#Borders finale: the David Owen’s papers on the International Conference on the Former Yugoslavia

Our last #Border document is dedicated to one of the most tragic episodes of recent history, the Yugoslav Wars, which occurred between 1991 and 2001. The wars are so recent that they are still at the intersection between history and news; many of its protagonists are still alive today, as the millions of civilians that managed to survive through the horror, suffering terryfing losses.

Such an open wound in the history of Europe makes is very difficult to analyse the Yugoslav Wars as a historical event; however, preserving the memory of the events and of its victims is of paramount importance. For this reason, we would like to dedicate this final post to the memory of Aida Buturović, a librarian of the Vijećnica, the National Library of Sarajevo, who died while she was trying to save the books and cultural heritage of the Library from fire. The Vijećnica was bombed on the 25th August, and the ensuing fire raged for two days. 1.5 million books burned that night, 150 thousand rare and ancient volumes; Aida Buturović and other librarians defied the flames and the snipers to run into the building and save whatever was possible. Aida was hit by a sniper; it is only thanks to her sacrifice and her colleagues that some of that heritage is still available to humankind.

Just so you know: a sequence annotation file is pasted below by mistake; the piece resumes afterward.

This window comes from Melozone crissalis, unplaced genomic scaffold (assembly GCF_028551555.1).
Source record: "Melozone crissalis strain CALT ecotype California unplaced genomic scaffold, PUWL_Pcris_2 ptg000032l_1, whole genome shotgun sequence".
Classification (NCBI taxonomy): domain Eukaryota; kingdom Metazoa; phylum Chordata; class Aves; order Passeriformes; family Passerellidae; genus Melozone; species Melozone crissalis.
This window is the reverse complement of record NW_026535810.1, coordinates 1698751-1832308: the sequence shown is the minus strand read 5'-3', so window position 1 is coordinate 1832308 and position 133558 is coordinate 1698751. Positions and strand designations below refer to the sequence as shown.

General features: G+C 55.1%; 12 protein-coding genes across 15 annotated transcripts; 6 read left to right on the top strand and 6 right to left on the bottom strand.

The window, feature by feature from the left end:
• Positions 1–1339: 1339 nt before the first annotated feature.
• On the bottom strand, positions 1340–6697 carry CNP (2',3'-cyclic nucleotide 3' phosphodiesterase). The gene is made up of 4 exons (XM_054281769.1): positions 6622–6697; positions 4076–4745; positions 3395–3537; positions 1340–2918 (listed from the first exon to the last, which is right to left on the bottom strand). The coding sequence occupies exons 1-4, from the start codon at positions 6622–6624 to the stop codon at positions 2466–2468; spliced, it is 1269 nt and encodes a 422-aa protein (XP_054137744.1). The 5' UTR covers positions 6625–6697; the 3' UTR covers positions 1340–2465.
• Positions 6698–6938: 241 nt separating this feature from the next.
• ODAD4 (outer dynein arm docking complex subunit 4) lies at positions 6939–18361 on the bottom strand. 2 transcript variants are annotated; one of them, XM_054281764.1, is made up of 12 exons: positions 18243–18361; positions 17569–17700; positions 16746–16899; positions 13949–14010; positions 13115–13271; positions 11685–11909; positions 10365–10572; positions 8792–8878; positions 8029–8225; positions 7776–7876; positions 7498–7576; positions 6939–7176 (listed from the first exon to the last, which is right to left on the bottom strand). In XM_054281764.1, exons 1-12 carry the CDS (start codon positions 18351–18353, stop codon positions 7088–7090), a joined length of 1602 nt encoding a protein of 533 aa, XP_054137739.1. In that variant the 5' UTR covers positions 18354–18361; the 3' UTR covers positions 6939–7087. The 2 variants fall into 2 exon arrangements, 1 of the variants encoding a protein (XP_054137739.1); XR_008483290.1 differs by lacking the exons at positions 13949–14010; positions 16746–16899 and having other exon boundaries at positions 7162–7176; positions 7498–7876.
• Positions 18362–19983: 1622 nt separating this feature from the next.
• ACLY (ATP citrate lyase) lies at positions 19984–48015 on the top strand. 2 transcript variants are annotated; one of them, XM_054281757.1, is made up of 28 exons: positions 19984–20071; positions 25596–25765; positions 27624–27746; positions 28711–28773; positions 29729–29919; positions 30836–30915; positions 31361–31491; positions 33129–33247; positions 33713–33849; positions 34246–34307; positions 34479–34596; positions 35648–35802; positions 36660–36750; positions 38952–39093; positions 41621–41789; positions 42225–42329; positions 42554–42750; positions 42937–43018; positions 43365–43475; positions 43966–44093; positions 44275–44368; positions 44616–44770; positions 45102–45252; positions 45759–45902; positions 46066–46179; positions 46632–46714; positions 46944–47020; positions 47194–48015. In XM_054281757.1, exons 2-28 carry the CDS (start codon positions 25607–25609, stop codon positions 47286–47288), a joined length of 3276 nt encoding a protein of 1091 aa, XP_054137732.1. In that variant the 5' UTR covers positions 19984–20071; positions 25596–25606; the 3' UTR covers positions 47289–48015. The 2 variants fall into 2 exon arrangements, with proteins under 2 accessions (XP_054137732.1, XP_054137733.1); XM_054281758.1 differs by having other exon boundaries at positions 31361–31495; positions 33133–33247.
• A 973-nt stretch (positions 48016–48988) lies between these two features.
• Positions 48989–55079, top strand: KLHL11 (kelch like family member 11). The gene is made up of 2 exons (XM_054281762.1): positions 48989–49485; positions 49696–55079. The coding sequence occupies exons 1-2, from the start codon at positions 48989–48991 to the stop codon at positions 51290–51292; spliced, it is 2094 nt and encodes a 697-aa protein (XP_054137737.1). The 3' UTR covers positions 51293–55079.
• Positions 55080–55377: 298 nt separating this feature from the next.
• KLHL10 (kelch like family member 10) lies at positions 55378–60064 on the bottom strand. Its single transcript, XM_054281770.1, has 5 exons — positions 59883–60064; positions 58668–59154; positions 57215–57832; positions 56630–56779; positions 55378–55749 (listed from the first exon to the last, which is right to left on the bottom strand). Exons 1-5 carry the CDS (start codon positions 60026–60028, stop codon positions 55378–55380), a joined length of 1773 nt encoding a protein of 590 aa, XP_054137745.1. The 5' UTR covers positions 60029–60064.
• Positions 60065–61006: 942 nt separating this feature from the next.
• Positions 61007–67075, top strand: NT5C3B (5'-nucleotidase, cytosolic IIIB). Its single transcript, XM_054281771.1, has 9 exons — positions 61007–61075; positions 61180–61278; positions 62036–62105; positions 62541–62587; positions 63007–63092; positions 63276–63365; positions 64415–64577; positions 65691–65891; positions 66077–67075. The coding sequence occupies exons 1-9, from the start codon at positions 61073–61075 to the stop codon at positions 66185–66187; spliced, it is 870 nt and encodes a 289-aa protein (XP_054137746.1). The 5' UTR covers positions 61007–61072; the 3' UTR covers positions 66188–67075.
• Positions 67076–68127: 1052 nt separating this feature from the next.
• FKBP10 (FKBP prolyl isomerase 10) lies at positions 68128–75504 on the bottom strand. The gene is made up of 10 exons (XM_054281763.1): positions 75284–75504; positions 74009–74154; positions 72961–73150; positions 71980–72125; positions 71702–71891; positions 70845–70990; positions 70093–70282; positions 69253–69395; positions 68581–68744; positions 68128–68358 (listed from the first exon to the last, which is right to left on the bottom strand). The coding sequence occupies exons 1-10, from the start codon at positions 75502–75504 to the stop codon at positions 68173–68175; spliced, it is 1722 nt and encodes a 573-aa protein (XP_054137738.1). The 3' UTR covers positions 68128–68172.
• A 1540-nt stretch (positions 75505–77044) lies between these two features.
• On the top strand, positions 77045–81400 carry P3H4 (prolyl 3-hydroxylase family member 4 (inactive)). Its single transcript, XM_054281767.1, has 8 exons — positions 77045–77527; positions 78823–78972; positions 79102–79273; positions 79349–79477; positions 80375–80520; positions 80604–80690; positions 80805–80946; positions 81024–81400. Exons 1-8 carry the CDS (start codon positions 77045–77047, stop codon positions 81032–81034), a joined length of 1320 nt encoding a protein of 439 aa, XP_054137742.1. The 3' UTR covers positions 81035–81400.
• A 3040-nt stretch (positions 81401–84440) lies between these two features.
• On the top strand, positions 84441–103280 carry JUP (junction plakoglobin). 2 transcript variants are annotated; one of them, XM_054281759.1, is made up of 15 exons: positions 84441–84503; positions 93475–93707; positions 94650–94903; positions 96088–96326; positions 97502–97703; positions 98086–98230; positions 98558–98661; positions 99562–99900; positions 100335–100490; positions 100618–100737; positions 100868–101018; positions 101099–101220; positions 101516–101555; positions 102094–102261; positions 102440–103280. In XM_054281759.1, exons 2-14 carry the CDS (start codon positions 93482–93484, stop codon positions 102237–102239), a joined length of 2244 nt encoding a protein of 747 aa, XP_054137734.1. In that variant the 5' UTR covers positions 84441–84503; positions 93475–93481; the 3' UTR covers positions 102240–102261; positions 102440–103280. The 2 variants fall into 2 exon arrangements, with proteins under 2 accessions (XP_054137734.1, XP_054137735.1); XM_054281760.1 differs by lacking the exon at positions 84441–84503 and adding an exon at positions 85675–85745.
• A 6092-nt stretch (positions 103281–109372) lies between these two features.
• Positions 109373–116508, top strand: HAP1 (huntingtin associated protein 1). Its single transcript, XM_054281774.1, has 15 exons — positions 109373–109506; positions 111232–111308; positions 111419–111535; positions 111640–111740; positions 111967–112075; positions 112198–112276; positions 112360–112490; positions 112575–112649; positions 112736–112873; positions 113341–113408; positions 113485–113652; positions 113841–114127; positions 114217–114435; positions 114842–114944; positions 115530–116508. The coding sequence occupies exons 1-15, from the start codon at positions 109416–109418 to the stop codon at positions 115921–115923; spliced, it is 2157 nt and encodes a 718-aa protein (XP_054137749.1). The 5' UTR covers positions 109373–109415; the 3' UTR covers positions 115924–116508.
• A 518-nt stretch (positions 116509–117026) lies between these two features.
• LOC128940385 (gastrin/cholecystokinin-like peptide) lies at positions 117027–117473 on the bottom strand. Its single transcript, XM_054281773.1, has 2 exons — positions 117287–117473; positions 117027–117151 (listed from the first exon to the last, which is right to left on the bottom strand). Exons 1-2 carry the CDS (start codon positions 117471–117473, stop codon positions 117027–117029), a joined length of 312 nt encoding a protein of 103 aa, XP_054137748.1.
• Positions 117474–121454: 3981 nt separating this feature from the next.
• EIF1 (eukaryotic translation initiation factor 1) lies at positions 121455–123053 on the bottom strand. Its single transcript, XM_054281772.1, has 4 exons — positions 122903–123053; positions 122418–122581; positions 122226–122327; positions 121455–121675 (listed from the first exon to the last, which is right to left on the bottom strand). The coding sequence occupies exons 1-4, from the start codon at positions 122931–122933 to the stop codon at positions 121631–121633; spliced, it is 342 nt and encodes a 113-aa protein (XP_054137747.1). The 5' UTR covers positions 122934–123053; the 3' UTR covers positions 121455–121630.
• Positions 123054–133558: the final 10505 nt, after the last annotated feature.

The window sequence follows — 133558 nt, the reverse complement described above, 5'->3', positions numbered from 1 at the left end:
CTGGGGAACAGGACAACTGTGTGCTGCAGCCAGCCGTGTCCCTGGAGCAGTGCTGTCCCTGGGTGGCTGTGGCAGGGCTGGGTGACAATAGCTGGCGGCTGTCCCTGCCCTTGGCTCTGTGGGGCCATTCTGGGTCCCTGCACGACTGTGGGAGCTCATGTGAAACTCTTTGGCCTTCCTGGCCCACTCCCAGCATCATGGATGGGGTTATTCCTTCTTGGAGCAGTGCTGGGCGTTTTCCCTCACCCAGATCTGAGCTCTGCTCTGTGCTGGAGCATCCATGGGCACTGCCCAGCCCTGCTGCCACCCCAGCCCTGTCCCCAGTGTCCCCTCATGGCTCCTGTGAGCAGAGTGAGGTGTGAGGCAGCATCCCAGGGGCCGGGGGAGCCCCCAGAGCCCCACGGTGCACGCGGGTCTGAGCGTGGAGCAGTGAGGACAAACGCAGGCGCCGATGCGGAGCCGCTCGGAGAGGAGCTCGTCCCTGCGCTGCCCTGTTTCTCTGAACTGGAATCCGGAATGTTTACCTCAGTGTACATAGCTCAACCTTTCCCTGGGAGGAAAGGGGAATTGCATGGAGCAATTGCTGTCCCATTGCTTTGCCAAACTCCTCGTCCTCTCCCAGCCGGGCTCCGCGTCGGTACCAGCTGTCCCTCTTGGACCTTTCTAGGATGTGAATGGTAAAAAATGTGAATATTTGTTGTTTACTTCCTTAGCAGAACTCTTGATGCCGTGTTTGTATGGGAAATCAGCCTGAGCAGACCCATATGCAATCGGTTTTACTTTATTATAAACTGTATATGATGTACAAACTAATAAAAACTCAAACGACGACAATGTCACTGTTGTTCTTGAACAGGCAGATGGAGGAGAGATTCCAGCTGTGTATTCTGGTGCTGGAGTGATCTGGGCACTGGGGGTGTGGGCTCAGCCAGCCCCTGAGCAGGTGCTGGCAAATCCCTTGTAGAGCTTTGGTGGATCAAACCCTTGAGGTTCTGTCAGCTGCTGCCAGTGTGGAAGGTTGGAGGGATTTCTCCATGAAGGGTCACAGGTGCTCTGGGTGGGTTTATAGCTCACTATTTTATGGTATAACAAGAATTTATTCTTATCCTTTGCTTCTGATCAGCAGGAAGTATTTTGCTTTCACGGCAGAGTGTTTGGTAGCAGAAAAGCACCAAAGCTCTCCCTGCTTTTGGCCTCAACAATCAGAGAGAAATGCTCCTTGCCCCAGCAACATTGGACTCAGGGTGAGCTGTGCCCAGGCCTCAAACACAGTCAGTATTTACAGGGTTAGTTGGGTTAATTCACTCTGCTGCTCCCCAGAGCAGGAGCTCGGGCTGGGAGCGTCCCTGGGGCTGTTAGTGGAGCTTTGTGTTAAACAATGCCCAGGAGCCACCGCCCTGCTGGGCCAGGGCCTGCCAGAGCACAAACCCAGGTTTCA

Here we propose the papers of David Owen, the former British Foreign secretary, held at the University of Liverpool Special Collections & Archives. Lord Owen was Co-chairman the UN-organised International Conference on the Former Yugoslavia between 1992-1995. The papers include official documentation, telegrams, facsimile transmissions, reports, memoranda, audio-visual material, articles, maps and correspondence. The collections’ descriptions are available on Archives Portal Europe here: https://www.archivesportaleurope.net/ead-display/-/ead/pl/aicode/GB-141/type/fa/id/gb141-d731/search/0/International+Conference+on+the+Former+Yugoslavia

Furthermore, we are pleased to have Content Providers from many archives from the areas affected by the war, namely from Croatia, Serbia, and Slovenia – we would like to invite you to see our directory to get in touch with these institutions.

Aida Buturović (1959-1992)

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